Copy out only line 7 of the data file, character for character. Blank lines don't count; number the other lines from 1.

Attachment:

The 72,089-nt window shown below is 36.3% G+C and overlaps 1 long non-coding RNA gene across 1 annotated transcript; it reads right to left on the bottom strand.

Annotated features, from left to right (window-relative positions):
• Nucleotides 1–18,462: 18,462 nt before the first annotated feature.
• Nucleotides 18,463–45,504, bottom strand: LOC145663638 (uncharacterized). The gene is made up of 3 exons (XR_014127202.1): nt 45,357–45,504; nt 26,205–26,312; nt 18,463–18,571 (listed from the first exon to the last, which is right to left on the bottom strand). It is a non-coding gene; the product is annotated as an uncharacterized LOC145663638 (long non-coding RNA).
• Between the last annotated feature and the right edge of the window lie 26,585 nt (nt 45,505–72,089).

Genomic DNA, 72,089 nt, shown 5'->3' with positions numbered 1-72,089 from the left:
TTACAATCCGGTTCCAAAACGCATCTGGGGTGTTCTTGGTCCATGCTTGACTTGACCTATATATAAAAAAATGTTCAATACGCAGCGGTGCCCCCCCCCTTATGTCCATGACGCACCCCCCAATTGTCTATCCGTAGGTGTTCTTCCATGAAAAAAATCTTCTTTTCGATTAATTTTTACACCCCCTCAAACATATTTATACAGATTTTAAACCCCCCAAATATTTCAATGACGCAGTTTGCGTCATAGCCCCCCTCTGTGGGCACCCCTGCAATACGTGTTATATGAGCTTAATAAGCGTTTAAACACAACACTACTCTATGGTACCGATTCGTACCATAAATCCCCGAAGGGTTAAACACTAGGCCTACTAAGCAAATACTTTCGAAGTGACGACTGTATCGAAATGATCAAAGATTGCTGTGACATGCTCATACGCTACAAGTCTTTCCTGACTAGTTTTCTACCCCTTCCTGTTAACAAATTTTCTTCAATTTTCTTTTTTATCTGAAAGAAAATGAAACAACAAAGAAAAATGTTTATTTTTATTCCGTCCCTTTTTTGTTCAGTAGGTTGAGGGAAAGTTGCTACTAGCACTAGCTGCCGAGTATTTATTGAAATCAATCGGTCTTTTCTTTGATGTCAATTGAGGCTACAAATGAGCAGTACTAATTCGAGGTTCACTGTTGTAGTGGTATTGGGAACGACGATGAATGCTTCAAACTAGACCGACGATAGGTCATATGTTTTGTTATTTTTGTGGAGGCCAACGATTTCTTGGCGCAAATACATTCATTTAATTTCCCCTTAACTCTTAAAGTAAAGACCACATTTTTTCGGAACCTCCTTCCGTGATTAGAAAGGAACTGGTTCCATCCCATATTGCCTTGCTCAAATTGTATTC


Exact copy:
TTACAATCCGGTTCCAAAACGCATCTGGGGTGTTCTTGGTCCATGCTTGACTTGACCTATATATAAAAAAATGTTCAATACGCAGCGGTGCCCCCCCCCTTATGTCCATGACGCACCCCCCAATTGTCTATCCGTAGGTGTTCTTCCATGAAAAAAATCTTCTTTTCGATTAATTTTTACACCCCCTCAAACATATTTATACAGATTTTAAACCCCCCAAATATTTCAATGACGCAGTTTGCGTCATAGCCCCCCTCTGTGGGCACCCCTGCAATACGTGTTATATGAGCTTAATAAGCGTTTAAACACAACACTACTCTATGGTACCGATTCGTACCATAAATCCCCGAAGGGTTAAACACTAGGCCTACTAAGCAAATACTTTCGAAGTGACGACTGTATCGAAATGATCAAAGATTGCTGTGACATGCTCATACGCTACAAGTCTTTCCTGACTAGTTTTCTACCCCTTCCTGTTAACAAATTTTCTTCAATTTTCTTTTTTATCTGAAAGAAAATGAAACAACAAAGAAAAATGTTTATTTTTATTCCGTCCCTTTTTTGTTCAGTAGGTTGAGGGAAAGTTGCTACTAGCACTAGCTGCCGAGTATTTATTGAAATCAATCGGTCTTTTCTTTGATGTCAATTGAGGCTACAAATGAGCAGTACTAATTCGAGGTTCACTGTTGTAGTGGTATTGGGAACGACGATGAATGCTTCAAACTAGACCGACGATAGGTCATATGTTTTGTTATTTTTGTGGAGGCCAACGATTTCTTGGCGCAAATACATTCATTTAATTTCCCCTTAACTCTTAAAGTAAAGACCACATTTTTTCGGAACCTCCTTCCGTGATTAGAAAGGAACTGGTTCCATCCCATATTGCCTTGCTCAAATTGTATTC